But, even with private financing, the construction of the Vietnam memorial was filled with controversy. Dissident veterans’ groups, led by Navy Secretary James E. Webb, called the depressed, V-shaped wall a “gash of shame” and insisted on the addition of more traditional statuary and a U.S. flag. A compromise solution by the Commission of Fine Arts placed a group of three GIs in combat gear in a grove of trees at some distance from the wall.
Even now, the memorial remains a source of contention for some. A servicewomen’s group that has received initial congressional approval to add a statue of a woman to the group of three servicemen is facing opposition.
The battle seems to be a replay of the original design dispute. Opponents of the women’s memorial, using the same arguments employed against the statue of the servicemen, say it destroys the integrity of Lin’s design.
But Diane Evans, an Army nurse who served in Vietnam in 1968 and 1969 and organized the Vietnam Women’s Memorial Project Inc. in 1983, said: “Once the men are there, three men representing all men, we’re entitled to one statue representing the 10,000 women who served. And we’ve had tremendous support from men on this.”
Although funding and initial congressional permission have been obtained, the statue must be approved by the National Capital Planning Commission and the Commission of Fine Arts before going to Congress a second time.
Other groups have requested representation at the Vietnam memorial, too. American Indians have asked that an Indian be represented, but no legislative proposal to do so has been introduced.
Jerry L. Rogers, a deputy director of the National Park Service, wrote to one proponent of Indian representation that the sculptor “used black, Caucasian and Hispanic models to suggest the diversity of the combatants. It was, of course, not possible to represent each and every ethnic group or race in the three-piece sculptural grouping.”
A memorial must go through many steps before permission to build on federal land is granted. First, a project must have a congressional sponsor. Then it must be reviewed by the National Capital Memorial Commission, an eight-member group headed by the National Park Services director. Although the commission’s power is only advisory, Congress has not authorized a monument without the commission’s backing since the body was created.
After both houses of Congress approve the project, the National Capital Planning Commission and the Commission of Fine Arts must approve it before construction may begin. If the sponsors of a memorial want it placed in the core monument area--the Mall and both banks of the Potomac from Georgetown downstream to the Jefferson Memorial--Congress must approve it a second time.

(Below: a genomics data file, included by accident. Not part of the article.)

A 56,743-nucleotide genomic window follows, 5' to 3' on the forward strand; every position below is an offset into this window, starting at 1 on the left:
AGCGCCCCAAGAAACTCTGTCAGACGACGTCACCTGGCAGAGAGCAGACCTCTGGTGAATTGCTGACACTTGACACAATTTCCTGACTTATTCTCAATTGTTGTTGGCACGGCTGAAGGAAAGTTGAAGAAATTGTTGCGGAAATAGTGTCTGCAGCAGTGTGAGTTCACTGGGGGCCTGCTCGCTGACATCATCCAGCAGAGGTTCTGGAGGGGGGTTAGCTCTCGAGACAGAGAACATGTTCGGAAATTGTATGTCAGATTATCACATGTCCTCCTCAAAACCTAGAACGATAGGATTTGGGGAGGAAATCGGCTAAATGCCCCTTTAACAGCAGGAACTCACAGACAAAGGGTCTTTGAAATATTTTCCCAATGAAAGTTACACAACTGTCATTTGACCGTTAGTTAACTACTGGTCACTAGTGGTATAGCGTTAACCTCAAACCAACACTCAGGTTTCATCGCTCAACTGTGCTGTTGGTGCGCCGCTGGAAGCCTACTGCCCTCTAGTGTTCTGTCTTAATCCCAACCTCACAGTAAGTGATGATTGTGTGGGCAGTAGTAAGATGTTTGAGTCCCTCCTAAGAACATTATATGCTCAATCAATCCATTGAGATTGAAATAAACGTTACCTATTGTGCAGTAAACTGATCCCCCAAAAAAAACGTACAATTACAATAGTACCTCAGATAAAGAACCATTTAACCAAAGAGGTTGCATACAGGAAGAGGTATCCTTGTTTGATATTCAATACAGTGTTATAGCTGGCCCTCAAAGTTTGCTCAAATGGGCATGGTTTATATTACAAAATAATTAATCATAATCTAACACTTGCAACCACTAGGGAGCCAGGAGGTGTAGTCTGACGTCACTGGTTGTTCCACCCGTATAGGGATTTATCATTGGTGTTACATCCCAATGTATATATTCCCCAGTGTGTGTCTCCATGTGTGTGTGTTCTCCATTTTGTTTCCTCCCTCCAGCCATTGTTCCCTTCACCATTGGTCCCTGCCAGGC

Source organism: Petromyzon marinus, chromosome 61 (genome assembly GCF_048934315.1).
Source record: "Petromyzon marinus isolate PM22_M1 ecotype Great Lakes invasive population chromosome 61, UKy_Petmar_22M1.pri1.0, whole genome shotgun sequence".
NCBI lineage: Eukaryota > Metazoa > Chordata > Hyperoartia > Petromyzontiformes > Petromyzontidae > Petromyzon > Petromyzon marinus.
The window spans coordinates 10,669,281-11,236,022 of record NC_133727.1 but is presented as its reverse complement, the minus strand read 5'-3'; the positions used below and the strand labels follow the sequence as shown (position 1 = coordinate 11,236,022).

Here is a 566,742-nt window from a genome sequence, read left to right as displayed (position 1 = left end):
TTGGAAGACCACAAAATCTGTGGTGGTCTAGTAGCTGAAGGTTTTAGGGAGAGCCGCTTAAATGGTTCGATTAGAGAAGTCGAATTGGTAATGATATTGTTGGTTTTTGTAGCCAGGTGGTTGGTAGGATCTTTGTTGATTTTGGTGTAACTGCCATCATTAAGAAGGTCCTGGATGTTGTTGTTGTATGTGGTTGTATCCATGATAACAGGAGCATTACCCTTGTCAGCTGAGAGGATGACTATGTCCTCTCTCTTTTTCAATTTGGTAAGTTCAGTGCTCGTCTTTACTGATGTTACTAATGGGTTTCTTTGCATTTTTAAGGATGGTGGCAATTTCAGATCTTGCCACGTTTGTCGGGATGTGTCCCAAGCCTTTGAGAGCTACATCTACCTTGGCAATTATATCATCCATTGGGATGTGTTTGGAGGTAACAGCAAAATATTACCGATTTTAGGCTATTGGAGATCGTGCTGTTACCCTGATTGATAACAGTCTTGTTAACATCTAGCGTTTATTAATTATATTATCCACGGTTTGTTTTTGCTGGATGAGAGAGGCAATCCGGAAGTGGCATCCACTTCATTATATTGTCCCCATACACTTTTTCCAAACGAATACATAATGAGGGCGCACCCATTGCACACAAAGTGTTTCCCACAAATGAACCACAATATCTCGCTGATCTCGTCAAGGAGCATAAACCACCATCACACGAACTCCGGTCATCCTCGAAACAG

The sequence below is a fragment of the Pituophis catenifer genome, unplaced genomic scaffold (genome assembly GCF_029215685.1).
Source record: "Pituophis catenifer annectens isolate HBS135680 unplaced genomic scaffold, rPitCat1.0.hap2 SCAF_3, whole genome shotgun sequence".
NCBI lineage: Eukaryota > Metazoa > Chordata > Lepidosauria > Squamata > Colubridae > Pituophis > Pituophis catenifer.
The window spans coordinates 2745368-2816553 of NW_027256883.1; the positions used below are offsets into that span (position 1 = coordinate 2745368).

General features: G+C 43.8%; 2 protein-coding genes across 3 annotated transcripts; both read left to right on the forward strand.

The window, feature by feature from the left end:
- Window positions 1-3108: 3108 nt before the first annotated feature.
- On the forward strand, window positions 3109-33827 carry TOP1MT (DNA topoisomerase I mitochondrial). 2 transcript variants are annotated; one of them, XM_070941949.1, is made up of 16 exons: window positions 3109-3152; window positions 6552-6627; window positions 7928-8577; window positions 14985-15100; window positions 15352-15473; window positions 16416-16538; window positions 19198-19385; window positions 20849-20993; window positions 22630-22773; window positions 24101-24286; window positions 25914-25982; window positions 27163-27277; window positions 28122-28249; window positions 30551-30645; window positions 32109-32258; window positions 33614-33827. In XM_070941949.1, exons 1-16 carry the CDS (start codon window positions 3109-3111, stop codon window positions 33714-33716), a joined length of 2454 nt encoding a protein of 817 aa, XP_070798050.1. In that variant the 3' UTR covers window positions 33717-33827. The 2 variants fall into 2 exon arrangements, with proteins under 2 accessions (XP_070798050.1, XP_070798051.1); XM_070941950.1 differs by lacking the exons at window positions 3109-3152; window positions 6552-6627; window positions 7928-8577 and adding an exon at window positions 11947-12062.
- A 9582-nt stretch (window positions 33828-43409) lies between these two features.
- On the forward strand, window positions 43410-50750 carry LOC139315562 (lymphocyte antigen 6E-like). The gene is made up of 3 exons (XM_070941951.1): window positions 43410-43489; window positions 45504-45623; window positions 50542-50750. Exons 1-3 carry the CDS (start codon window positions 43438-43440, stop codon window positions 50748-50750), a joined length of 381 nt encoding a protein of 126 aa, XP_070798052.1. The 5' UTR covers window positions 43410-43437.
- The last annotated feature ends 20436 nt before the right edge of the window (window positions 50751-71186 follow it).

As the demand for memorials increases, space for them is growing scarce.
The site for the Korean memorial, given preliminary approval by all agencies involved, is an area called Ash Woods, northeast of the Lincoln Memorial.
It leaves little space available in Area 1--the core area, which, according to the 1986 “commemorative works” act, is reserved for works “of preeminent historical and lasting significance to the nation.” More space remains in Area 2, the federally owned parks in Washington and Arlington, the Virginia county that was once part of the District of Columbia.
Future monuments are further restricted by the act’s requirement that they protect “to the maximum extent practicable, open space and existing public use,” which has already resulted in the reduction of the longest-pending memorial, that to Franklin D. Roosevelt.
The ambitious design by architect Lawrence Halprin, approved by Congress in 1978, calls for a massive granite wall along the shore of the Tidal Basin in the area between the Lincoln and Jefferson memorials. Until its subsequent reduction, the proposal would also have obliterated playing fields along the Potomac to make way for parking lots and an auditorium.
The shrunken project is still estimated to cost $35 million, and Congress, mindful of increasing opposition to grandiose memorials in an era when public concern leans toward preservation of green space, has refused to appropriate the money.
“We probably can’t take another big architectural memorial in Area 1,” said John Parsons, who represents Park Service Director William Penn Mott Jr. in the deliberations of the National Capital Memorial Commission set up by the commemorative works act to monitor memorials.
Despite the financial and governmental obstacles facing memorials, their supporters are driven by powerful emotions.
Barboza, who quit his job in Connecticut two years ago to work full time on the project honoring blacks who fought in the American Revolution, said his interest started in childhood with a fading photograph of an ancestor who had been a Union soldier in the Civil War. After tracing his family line in 1978 to Revolutionary times, he conceived the idea of a memorial and in 1985 persuaded Rep. Nancy L. Johnson (R-Conn.) to offer a bill.
Permission to place the monument in Constitution Gardens realized Barboza’s hope that it would be within sight of the Lincoln Memorial, from whose steps Dr. Martin Luther King Jr. spoke in 1963, and Constitution Hall, whose doors were closed in 1939 to the famed black soprano, Marian Anderson. Anderson sang instead at the Lincoln Memorial.
“I want people to walk around the lake (in the gardens) and think about black slaves being brought across the Atlantic,” he said, “and to look at the Lincoln Memorial and think of Martin Luther King’s dream and to remember Marian Anderson and think of how blacks struggled to make themselves part of America.”